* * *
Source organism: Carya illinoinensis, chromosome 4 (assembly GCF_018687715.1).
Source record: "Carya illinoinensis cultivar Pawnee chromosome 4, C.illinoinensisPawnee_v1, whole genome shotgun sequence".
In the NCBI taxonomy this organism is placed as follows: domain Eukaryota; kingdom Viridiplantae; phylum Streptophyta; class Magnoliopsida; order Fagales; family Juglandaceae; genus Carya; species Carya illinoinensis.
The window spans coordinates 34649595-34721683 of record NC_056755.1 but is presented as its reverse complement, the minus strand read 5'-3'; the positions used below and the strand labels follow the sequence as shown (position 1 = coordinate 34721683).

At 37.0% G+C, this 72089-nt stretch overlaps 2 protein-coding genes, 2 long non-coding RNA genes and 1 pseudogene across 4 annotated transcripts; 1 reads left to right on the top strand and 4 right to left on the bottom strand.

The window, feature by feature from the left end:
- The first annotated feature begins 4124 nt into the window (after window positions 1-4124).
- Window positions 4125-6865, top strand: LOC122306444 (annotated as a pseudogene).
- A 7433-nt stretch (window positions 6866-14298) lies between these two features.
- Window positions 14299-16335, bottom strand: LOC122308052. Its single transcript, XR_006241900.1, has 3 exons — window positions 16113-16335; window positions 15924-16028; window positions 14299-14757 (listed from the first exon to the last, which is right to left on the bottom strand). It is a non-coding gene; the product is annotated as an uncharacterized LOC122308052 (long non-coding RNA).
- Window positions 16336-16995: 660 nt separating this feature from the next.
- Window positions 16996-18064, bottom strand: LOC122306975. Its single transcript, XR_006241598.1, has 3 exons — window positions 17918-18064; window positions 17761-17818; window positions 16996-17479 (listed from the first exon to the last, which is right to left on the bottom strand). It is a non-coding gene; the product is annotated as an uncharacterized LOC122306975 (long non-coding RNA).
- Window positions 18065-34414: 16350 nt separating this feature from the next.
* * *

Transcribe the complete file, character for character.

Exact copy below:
Source organism: Carya illinoinensis, chromosome 4 (assembly GCF_018687715.1).
Source record: "Carya illinoinensis cultivar Pawnee chromosome 4, C.illinoinensisPawnee_v1, whole genome shotgun sequence".
In the NCBI taxonomy this organism is placed as follows: domain Eukaryota; kingdom Viridiplantae; phylum Streptophyta; class Magnoliopsida; order Fagales; family Juglandaceae; genus Carya; species Carya illinoinensis.
The window spans coordinates 34649595-34721683 of record NC_056755.1 but is presented as its reverse complement, the minus strand read 5'-3'; the positions used below and the strand labels follow the sequence as shown (position 1 = coordinate 34721683).

At 37.0% G+C, this 72089-nt stretch overlaps 2 protein-coding genes, 2 long non-coding RNA genes and 1 pseudogene across 4 annotated transcripts; 1 reads left to right on the top strand and 4 right to left on the bottom strand.

The window, feature by feature from the left end:
- The first annotated feature begins 4124 nt into the window (after window positions 1-4124).
- Window positions 4125-6865, top strand: LOC122306444 (annotated as a pseudogene).
- A 7433-nt stretch (window positions 6866-14298) lies between these two features.
- Window positions 14299-16335, bottom strand: LOC122308052. Its single transcript, XR_006241900.1, has 3 exons — window positions 16113-16335; window positions 15924-16028; window positions 14299-14757 (listed from the first exon to the last, which is right to left on the bottom strand). It is a non-coding gene; the product is annotated as an uncharacterized LOC122308052 (long non-coding RNA).
- Window positions 16336-16995: 660 nt separating this feature from the next.
- Window positions 16996-18064, bottom strand: LOC122306975. Its single transcript, XR_006241598.1, has 3 exons — window positions 17918-18064; window positions 17761-17818; window positions 16996-17479 (listed from the first exon to the last, which is right to left on the bottom strand). It is a non-coding gene; the product is annotated as an uncharacterized LOC122306975 (long non-coding RNA).
- Window positions 18065-34414: 16350 nt separating this feature from the next.